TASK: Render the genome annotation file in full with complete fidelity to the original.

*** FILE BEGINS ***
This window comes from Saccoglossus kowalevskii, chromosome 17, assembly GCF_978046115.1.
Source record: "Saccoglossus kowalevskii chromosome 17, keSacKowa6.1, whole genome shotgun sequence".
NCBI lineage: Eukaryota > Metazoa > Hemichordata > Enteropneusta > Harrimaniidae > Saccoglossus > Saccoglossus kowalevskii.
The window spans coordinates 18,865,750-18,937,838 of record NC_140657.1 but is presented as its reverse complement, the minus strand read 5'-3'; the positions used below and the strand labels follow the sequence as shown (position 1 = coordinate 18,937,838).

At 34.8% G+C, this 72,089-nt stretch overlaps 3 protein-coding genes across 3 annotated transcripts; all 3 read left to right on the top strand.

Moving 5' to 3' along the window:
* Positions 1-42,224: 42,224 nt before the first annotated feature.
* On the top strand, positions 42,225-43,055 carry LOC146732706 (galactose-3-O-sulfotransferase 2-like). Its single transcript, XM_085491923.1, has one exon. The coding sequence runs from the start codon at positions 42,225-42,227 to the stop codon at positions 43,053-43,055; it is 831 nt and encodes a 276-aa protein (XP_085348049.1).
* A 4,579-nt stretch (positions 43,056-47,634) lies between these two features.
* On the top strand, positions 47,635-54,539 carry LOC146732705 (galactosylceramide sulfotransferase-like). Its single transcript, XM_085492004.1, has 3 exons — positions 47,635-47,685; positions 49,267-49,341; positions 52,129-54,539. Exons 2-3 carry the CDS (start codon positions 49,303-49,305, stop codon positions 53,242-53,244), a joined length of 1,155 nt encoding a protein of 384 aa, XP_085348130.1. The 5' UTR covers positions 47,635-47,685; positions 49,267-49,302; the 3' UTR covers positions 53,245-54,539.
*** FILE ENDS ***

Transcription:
This window comes from Saccoglossus kowalevskii, chromosome 17, assembly GCF_978046115.1.
Source record: "Saccoglossus kowalevskii chromosome 17, keSacKowa6.1, whole genome shotgun sequence".
NCBI lineage: Eukaryota > Metazoa > Hemichordata > Enteropneusta > Harrimaniidae > Saccoglossus > Saccoglossus kowalevskii.
The window spans coordinates 18,865,750-18,937,838 of record NC_140657.1 but is presented as its reverse complement, the minus strand read 5'-3'; the positions used below and the strand labels follow the sequence as shown (position 1 = coordinate 18,937,838).

At 34.8% G+C, this 72,089-nt stretch overlaps 3 protein-coding genes across 3 annotated transcripts; all 3 read left to right on the top strand.

Moving 5' to 3' along the window:
* Positions 1-42,224: 42,224 nt before the first annotated feature.
* On the top strand, positions 42,225-43,055 carry LOC146732706 (galactose-3-O-sulfotransferase 2-like). Its single transcript, XM_085491923.1, has one exon. The coding sequence runs from the start codon at positions 42,225-42,227 to the stop codon at positions 43,053-43,055; it is 831 nt and encodes a 276-aa protein (XP_085348049.1).
* A 4,579-nt stretch (positions 43,056-47,634) lies between these two features.
* On the top strand, positions 47,635-54,539 carry LOC146732705 (galactosylceramide sulfotransferase-like). Its single transcript, XM_085492004.1, has 3 exons — positions 47,635-47,685; positions 49,267-49,341; positions 52,129-54,539. Exons 2-3 carry the CDS (start codon positions 49,303-49,305, stop codon positions 53,242-53,244), a joined length of 1,155 nt encoding a protein of 384 aa, XP_085348130.1. The 5' UTR covers positions 47,635-47,685; positions 49,267-49,302; the 3' UTR covers positions 53,245-54,539.